Alaska without the Cruise Ship is a 17-part series exploring the ease and advantages of touring Alaska on your own steam and at your own speed.
I had never realized just how easy it is to get to Alaska. I had always envisioned it as a far off, exotic location that required challenging logistics and quite a bit of travel time. The reality is that I caught a 6:15 a.m. flight out of Los Angeles, changed planes in Seattle, and arrived in Ketchikan, Alaska by 11:15 a.m. On any other Saturday, I’d just be getting out of bed at that time!
And yet, by 11:45, after getting my baggage and walking down a ramp to the ferry which would take us across the water to Ketchikan (the airport is on an island) I had already seen my very first bald eagle, riding the ocean breezes in elegant, lazy circles high above a deep forest of bright green spruce.
Day One of our Land Cruise started where many cruise ships also begin their journeys. Ketchikan is actually west of Canada, along a narrow strip of Alaska known as the Inside Passage. The city was established in 1900 and served as an important trading post and steamship dock for many years and by 1923 it had grown large enough to warrant the first paved road in all of Alaska. Today the population stands at 13,700 and the economy, once focused primarily on spruce mills and the maritime industry, has now redirected its efforts to tourism–an industry that brings in an estimated $74 million annually.
The ride from the airport to the center of town takes only half an hour, but requires a short ferry ride just outside the terminal–something one normally doesn’t encounter while flying, yet something so very quintessential Alaskan.
Ketchikan is pushed up tight against a steep roll of spruce covered mountains, occupying the narrow, flat area between the foothills and the frigid waters of the Tongass Narrows. The town was pretty much what I expected from Alaska; a smattering of 1-2 story buildings that were wild-west in style as though horses had only recently been tied up in front of each. The very strange disconnect, however, were the gargantuan cruise ships tied up at dock, towering over these 100-year-old Lilliputian structures.
Ketchikan is small and entirely walkable; renting a car is simply unnecessary. I spent my first afternoon before my friends arrived, wandering the streets and poking my head into various shops and restaurants. It was a quite, mellow town steeped in history and embraced by an atmosphere of bygone era. The wooden structures, sea breeze, and taste of Alaska in the air swept me deep into vacation mode, mentally distancing myself from the 21st century and all the stress and trapping therein.
There was one, disconcerting exception, however. In the last couple of years, a disturbing trend has been upsetting the balance of this Alaskan nirvana. Punctuating the lineup of wooden buildings and quaint interiors are a handful of jewelry shops which have sprouted up to cater to cruise ship passengers. The new owners open their doors when the first ships of the season arrive, then close everything up when winter approaches and disappear to warmer climes. As you can see from the photo above, the shops are garish, glitzy and entirely out of place in homey old Ketchikan. And who, by the way, travels all the way to Alaska to buy Tanzanite?!? Ugh!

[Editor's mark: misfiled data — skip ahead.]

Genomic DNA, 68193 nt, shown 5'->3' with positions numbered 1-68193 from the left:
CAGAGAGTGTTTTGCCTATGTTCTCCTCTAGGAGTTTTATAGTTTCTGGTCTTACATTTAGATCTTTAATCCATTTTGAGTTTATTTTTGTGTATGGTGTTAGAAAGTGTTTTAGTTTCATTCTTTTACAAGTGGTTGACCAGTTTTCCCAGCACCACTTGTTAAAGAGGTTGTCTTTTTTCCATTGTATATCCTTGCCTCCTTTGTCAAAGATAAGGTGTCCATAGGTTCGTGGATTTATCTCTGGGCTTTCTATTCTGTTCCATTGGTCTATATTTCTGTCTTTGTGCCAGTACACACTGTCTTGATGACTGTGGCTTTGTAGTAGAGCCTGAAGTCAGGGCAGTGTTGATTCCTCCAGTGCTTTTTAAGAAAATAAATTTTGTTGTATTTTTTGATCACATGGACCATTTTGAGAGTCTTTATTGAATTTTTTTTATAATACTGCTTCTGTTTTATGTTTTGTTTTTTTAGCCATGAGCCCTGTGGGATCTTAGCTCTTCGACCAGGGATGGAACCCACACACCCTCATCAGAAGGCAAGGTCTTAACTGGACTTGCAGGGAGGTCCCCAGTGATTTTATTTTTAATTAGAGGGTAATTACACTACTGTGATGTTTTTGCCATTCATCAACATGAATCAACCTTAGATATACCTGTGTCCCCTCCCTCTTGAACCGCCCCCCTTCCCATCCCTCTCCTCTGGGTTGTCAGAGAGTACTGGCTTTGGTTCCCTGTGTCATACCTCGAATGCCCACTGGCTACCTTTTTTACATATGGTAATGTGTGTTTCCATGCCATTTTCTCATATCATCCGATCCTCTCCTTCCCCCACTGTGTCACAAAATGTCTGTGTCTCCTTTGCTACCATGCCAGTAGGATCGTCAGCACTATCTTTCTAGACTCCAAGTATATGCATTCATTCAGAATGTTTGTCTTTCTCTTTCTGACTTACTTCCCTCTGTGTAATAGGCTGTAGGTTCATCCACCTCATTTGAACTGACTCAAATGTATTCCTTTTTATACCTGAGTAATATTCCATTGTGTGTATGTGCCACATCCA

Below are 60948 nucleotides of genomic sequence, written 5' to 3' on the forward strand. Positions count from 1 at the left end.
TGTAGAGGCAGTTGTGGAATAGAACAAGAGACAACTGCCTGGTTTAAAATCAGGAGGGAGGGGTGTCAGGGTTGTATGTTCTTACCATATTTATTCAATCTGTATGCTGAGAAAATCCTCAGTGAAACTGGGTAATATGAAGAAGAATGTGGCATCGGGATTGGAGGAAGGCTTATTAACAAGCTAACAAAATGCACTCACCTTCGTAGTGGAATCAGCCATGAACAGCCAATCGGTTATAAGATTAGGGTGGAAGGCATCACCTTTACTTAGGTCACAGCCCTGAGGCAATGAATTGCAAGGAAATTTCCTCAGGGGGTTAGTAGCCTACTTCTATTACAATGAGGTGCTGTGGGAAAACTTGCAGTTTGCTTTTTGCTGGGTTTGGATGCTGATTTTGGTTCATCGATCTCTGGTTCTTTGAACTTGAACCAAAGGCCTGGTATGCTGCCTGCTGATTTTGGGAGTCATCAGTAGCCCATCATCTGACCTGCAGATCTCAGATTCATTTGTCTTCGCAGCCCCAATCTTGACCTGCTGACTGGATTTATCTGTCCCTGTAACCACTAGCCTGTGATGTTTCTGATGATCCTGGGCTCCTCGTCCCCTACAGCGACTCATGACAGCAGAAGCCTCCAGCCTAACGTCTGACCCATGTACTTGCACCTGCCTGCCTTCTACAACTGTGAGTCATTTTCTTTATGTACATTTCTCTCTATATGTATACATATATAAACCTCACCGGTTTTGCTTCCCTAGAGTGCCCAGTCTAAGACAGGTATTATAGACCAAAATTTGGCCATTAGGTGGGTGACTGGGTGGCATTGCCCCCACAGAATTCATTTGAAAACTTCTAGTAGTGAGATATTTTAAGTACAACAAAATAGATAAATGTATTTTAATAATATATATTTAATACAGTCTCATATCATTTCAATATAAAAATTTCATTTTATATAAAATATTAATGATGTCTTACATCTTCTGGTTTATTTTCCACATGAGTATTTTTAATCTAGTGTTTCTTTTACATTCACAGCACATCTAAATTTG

Certainly the most picturesque part of Ketchikan, the polar opposite of tacky jewelry shops, is Creek Street. Creek Street was home to the historic red light district up until 1953 when prostitution was finally made illegal. For whatever reason, the bordellos occupied the best real estate in town, perched beautifully above Ketchikan Creek. The early 20th century buildings are brightly colored and connected by gangplanks. Today, they house mostly tourist shops, a few restaurants, and a great bookstore, Parnassus Books.
Although one can tour some of the bordellos and poke around for souvenirs in the gift shops, my favorite activity on Creek Street was peering over the gangplanks and gawking at the thousands of salmon working their way upstream to spawn. I’ve never seen a body of water so densely populated by such big fish in my life. I literally could have reached in and pulled them out by hand-something not recommended, however. The salmon were only a quarter-mile from an upstream hatchery (to be visited in a later post) where they would spawn and die. Their body’s were battered and bruised from the long journey back to the place of their birth and made for horrible eating. No one fished these particular salmon. Ever.
Just above the river and behind the old red light district sits Cape Fox Lodge, our temporary home in Ketchikan. The best way to reach the lodge is via the bright red funicular which climbs the steep hill at the end of Creek Street. Even if you’re just visiting, the funicular is worth a quick ride to check out the view at the top. For those actually staying here, the view becomes even prettier out of your bedroom window.
Half of the rooms look out towards Deer Mountain while the other half, the better half, look out over the Tongas Narrows (above) and the town itself. It was very exciting my very first morning in Alaska to pull open the curtains and watch the whole state unfold in front of me, or so it seemed.
The Cape Fox Lodge is undoubtedly the finest place to stay in Ketchikan. The prices were a little expensive at $190 a night, but the rooms were clean, with great views, and a wonderful, woody ambience that so perfectly spoke to the Alaskan sensibility and way of life. It was a lodge in every sense of the word, from wooden ceiling beams to roaring fireplaces, and local carvings. It was a great way to start off our trip and a place I hope to return one day.